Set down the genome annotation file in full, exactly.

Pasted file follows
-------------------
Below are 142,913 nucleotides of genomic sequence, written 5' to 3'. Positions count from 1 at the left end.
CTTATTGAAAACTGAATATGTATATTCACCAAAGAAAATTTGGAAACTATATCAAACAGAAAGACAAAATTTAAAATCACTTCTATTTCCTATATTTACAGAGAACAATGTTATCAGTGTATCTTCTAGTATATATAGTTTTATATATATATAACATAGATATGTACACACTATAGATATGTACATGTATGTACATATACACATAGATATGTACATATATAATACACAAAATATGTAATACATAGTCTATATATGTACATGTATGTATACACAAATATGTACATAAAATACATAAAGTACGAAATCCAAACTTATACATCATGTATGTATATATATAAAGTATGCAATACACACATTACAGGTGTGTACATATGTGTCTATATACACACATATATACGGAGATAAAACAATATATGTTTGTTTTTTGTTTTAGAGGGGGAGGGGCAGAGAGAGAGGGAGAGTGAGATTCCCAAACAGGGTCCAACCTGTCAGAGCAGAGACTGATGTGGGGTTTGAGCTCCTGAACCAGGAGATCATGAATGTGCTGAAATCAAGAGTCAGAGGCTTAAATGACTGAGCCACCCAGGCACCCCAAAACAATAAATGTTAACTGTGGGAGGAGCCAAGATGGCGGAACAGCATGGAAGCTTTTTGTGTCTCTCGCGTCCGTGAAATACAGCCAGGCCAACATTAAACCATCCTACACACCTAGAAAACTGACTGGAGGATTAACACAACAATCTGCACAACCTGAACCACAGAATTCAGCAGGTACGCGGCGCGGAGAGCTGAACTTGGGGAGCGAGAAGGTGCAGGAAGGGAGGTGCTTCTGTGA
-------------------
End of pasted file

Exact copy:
Below are 142,913 nucleotides of genomic sequence, written 5' to 3'. Positions count from 1 at the left end.
CTTATTGAAAACTGAATATGTATATTCACCAAAGAAAATTTGGAAACTATATCAAACAGAAAGACAAAATTTAAAATCACTTCTATTTCCTATATTTACAGAGAACAATGTTATCAGTGTATCTTCTAGTATATATAGTTTTATATATATATAACATAGATATGTACACACTATAGATATGTACATGTATGTACATATACACATAGATATGTACATATATAATACACAAAATATGTAATACATAGTCTATATATGTACATGTATGTATACACAAATATGTACATAAAATACATAAAGTACGAAATCCAAACTTATACATCATGTATGTATATATATAAAGTATGCAATACACACATTACAGGTGTGTACATATGTGTCTATATACACACATATATACGGAGATAAAACAATATATGTTTGTTTTTTGTTTTAGAGGGGGAGGGGCAGAGAGAGAGGGAGAGTGAGATTCCCAAACAGGGTCCAACCTGTCAGAGCAGAGACTGATGTGGGGTTTGAGCTCCTGAACCAGGAGATCATGAATGTGCTGAAATCAAGAGTCAGAGGCTTAAATGACTGAGCCACCCAGGCACCCCAAAACAATAAATGTTAACTGTGGGAGGAGCCAAGATGGCGGAACAGCATGGAAGCTTTTTGTGTCTCTCGCGTCCGTGAAATACAGCCAGGCCAACATTAAACCATCCTACACACCTAGAAAACTGACTGGAGGATTAACACAACAATCTGCACAACCTGAACCACAGAATTCAGCAGGTACGCGGCGCGGAGAGCTGAACTTGGGGAGCGAGAAGGTGCAGGAAGGGAGGTGCTTCTGTGA